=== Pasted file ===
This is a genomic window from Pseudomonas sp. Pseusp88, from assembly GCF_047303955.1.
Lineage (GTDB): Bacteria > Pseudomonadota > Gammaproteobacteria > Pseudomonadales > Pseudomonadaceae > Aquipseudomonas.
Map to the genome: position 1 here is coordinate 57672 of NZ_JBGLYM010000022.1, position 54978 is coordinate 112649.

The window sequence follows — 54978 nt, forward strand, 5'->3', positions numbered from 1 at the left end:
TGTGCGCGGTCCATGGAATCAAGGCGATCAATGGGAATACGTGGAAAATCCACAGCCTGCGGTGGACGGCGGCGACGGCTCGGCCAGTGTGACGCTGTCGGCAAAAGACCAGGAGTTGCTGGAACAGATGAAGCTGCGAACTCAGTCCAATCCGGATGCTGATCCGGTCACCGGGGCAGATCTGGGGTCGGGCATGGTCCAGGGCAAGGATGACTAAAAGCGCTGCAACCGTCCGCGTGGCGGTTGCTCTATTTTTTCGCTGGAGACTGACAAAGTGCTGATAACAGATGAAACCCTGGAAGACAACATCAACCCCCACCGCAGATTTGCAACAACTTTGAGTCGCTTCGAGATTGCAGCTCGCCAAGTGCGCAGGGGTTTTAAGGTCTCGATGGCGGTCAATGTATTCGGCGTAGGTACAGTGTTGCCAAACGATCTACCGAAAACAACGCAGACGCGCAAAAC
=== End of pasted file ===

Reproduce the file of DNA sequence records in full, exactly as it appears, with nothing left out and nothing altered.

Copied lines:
This is a genomic window from Pseudomonas sp. Pseusp88, from assembly GCF_047303955.1.
Lineage (GTDB): Bacteria > Pseudomonadota > Gammaproteobacteria > Pseudomonadales > Pseudomonadaceae > Aquipseudomonas.
Map to the genome: position 1 here is coordinate 57672 of NZ_JBGLYM010000022.1, position 54978 is coordinate 112649.

The window sequence follows — 54978 nt, forward strand, 5'->3', positions numbered from 1 at the left end:
TGTGCGCGGTCCATGGAATCAAGGCGATCAATGGGAATACGTGGAAAATCCACAGCCTGCGGTGGACGGCGGCGACGGCTCGGCCAGTGTGACGCTGTCGGCAAAAGACCAGGAGTTGCTGGAACAGATGAAGCTGCGAACTCAGTCCAATCCGGATGCTGATCCGGTCACCGGGGCAGATCTGGGGTCGGGCATGGTCCAGGGCAAGGATGACTAAAAGCGCTGCAACCGTCCGCGTGGCGGTTGCTCTATTTTTTCGCTGGAGACTGACAAAGTGCTGATAACAGATGAAACCCTGGAAGACAACATCAACCCCCACCGCAGATTTGCAACAACTTTGAGTCGCTTCGAGATTGCAGCTCGCCAAGTGCGCAGGGGTTTTAAGGTCTCGATGGCGGTCAATGTATTCGGCGTAGGTACAGTGTTGCCAAACGATCTACCGAAAACAACGCAGACGCGCAAAAC